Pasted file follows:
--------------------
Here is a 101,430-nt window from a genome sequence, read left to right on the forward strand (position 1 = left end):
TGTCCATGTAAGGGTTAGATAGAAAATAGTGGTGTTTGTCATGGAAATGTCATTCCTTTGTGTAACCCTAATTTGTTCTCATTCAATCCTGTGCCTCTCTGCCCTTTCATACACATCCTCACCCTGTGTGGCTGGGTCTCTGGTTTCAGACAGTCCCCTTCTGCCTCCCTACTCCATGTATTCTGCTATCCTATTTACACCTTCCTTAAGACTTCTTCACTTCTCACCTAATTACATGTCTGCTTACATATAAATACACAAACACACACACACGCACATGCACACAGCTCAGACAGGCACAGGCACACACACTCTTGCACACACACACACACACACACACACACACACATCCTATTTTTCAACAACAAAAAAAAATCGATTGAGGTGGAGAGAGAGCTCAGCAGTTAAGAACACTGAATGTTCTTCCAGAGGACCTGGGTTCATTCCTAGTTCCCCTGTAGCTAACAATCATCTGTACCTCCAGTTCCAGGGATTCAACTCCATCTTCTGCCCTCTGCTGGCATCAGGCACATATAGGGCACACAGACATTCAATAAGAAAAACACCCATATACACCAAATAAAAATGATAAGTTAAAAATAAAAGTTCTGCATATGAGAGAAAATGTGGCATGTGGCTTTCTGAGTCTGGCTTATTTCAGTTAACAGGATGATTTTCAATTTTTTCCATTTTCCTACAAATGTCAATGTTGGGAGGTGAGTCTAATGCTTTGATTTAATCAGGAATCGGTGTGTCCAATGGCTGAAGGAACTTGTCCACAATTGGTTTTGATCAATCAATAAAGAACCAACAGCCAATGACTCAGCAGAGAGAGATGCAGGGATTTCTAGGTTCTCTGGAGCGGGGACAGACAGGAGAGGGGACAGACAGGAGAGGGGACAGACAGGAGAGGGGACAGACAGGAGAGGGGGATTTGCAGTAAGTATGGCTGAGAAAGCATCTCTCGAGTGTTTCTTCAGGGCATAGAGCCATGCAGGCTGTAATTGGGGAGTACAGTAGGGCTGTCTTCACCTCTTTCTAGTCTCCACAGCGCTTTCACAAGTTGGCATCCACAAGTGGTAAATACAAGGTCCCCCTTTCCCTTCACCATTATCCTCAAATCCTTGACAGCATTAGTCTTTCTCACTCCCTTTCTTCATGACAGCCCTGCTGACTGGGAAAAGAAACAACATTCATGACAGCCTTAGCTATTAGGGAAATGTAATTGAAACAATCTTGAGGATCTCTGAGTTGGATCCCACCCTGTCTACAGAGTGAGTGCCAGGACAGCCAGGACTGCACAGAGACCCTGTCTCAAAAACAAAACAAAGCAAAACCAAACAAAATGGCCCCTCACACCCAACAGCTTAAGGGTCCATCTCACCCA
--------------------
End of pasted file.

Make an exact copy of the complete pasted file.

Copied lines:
Here is a 101,430-nt window from a genome sequence, read left to right on the forward strand (position 1 = left end):
TGTCCATGTAAGGGTTAGATAGAAAATAGTGGTGTTTGTCATGGAAATGTCATTCCTTTGTGTAACCCTAATTTGTTCTCATTCAATCCTGTGCCTCTCTGCCCTTTCATACACATCCTCACCCTGTGTGGCTGGGTCTCTGGTTTCAGACAGTCCCCTTCTGCCTCCCTACTCCATGTATTCTGCTATCCTATTTACACCTTCCTTAAGACTTCTTCACTTCTCACCTAATTACATGTCTGCTTACATATAAATACACAAACACACACACACGCACATGCACACAGCTCAGACAGGCACAGGCACACACACTCTTGCACACACACACACACACACACACACACACACATCCTATTTTTCAACAACAAAAAAAAATCGATTGAGGTGGAGAGAGAGCTCAGCAGTTAAGAACACTGAATGTTCTTCCAGAGGACCTGGGTTCATTCCTAGTTCCCCTGTAGCTAACAATCATCTGTACCTCCAGTTCCAGGGATTCAACTCCATCTTCTGCCCTCTGCTGGCATCAGGCACATATAGGGCACACAGACATTCAATAAGAAAAACACCCATATACACCAAATAAAAATGATAAGTTAAAAATAAAAGTTCTGCATATGAGAGAAAATGTGGCATGTGGCTTTCTGAGTCTGGCTTATTTCAGTTAACAGGATGATTTTCAATTTTTTCCATTTTCCTACAAATGTCAATGTTGGGAGGTGAGTCTAATGCTTTGATTTAATCAGGAATCGGTGTGTCCAATGGCTGAAGGAACTTGTCCACAATTGGTTTTGATCAATCAATAAAGAACCAACAGCCAATGACTCAGCAGAGAGAGATGCAGGGATTTCTAGGTTCTCTGGAGCGGGGACAGACAGGAGAGGGGACAGACAGGAGAGGGGACAGACAGGAGAGGGGACAGACAGGAGAGGGGGATTTGCAGTAAGTATGGCTGAGAAAGCATCTCTCGAGTGTTTCTTCAGGGCATAGAGCCATGCAGGCTGTAATTGGGGAGTACAGTAGGGCTGTCTTCACCTCTTTCTAGTCTCCACAGCGCTTTCACAAGTTGGCATCCACAAGTGGTAAATACAAGGTCCCCCTTTCCCTTCACCATTATCCTCAAATCCTTGACAGCATTAGTCTTTCTCACTCCCTTTCTTCATGACAGCCCTGCTGACTGGGAAAAGAAACAACATTCATGACAGCCTTAGCTATTAGGGAAATGTAATTGAAACAATCTTGAGGATCTCTGAGTTGGATCCCACCCTGTCTACAGAGTGAGTGCCAGGACAGCCAGGACTGCACAGAGACCCTGTCTCAAAAACAAAACAAAGCAAAACCAAACAAAATGGCCCCTCACACCCAACAGCTTAAGGGTCCATCTCACCCA